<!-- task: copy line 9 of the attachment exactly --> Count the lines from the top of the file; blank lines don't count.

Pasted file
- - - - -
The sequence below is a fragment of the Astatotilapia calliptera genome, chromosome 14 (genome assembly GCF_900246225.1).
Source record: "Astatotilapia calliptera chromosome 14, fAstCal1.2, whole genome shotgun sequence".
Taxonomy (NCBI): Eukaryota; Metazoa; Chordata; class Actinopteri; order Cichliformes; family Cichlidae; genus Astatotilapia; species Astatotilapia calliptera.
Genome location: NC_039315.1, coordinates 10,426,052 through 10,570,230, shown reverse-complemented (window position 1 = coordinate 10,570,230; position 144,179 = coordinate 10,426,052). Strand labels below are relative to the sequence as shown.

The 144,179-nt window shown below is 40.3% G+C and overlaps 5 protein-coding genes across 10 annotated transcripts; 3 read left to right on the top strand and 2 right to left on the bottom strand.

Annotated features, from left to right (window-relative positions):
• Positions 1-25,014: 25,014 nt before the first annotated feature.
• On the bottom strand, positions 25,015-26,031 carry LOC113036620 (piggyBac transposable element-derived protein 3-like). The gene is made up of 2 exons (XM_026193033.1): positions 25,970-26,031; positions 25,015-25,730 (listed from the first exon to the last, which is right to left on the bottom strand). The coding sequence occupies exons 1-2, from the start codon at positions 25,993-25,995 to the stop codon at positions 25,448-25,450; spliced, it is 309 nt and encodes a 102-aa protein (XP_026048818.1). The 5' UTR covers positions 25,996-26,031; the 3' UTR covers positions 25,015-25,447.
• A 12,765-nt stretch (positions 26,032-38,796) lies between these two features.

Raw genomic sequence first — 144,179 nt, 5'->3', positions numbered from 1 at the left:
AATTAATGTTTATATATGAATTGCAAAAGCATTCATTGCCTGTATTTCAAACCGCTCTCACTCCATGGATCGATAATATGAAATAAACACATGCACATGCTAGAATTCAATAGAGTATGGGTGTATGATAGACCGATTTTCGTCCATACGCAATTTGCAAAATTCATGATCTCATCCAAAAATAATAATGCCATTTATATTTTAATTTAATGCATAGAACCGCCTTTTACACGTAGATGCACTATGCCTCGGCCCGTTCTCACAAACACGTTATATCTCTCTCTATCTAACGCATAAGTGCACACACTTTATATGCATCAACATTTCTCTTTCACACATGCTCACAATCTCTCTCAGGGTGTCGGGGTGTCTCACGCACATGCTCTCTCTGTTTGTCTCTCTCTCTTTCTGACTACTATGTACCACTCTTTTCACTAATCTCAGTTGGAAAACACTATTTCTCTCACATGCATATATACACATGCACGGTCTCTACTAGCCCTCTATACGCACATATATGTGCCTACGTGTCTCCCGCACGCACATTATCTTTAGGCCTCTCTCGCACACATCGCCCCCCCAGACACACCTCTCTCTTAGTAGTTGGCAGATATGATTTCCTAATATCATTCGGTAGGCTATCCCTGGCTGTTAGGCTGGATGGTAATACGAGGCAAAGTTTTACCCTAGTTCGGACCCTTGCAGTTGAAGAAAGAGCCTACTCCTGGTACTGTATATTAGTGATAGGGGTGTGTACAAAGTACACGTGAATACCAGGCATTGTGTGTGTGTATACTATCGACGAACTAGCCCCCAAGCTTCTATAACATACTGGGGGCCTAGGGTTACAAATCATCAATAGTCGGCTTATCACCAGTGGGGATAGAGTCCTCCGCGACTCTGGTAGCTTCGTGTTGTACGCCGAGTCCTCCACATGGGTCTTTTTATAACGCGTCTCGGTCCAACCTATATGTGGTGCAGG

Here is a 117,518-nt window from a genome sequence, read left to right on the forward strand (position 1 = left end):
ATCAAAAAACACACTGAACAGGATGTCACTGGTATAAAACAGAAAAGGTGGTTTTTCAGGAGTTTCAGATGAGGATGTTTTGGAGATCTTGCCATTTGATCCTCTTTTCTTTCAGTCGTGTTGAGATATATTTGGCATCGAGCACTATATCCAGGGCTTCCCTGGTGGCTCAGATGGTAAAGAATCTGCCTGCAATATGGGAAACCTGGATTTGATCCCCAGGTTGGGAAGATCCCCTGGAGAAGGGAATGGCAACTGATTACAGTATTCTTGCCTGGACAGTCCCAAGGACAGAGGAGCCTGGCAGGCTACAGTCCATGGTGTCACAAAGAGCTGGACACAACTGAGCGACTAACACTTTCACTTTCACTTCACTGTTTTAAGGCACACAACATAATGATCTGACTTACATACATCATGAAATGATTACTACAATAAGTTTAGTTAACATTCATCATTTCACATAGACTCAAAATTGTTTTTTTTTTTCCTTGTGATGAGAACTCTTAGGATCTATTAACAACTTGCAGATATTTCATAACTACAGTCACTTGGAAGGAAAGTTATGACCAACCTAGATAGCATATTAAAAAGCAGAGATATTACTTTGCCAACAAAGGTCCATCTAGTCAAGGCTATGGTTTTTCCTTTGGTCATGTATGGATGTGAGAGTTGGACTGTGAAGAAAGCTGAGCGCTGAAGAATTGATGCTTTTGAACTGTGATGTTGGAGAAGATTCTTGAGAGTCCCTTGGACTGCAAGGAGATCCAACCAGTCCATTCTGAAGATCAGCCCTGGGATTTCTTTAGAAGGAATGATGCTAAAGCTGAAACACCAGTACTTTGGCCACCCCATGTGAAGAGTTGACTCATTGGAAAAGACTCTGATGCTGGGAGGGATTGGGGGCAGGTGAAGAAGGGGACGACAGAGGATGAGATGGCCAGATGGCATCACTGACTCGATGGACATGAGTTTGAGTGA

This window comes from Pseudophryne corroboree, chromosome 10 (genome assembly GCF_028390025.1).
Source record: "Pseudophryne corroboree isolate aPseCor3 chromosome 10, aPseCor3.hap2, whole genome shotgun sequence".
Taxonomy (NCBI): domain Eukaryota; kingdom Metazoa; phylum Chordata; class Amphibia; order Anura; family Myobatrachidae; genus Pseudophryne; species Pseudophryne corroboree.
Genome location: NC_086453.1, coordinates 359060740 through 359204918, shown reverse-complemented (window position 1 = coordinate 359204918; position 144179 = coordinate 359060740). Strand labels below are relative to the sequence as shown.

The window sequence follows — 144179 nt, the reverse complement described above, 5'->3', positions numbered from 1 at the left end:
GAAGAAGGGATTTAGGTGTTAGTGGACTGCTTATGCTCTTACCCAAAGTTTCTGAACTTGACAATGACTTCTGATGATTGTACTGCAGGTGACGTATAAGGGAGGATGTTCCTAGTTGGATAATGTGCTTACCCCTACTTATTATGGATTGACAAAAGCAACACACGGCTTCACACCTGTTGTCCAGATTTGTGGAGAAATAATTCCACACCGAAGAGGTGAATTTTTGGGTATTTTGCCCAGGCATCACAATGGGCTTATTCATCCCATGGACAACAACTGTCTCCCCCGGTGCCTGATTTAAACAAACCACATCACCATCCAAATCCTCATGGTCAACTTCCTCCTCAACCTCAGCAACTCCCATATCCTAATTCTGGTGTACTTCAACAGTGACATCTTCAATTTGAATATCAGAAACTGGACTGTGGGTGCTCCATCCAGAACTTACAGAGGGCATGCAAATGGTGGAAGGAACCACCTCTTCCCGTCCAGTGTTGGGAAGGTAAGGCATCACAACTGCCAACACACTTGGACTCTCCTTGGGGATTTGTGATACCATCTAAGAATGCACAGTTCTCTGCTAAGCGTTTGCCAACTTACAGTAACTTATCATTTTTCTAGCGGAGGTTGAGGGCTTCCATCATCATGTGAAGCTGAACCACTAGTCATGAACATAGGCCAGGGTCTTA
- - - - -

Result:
• A 12,765-nt stretch (positions 26,032-38,796) lies between these two features.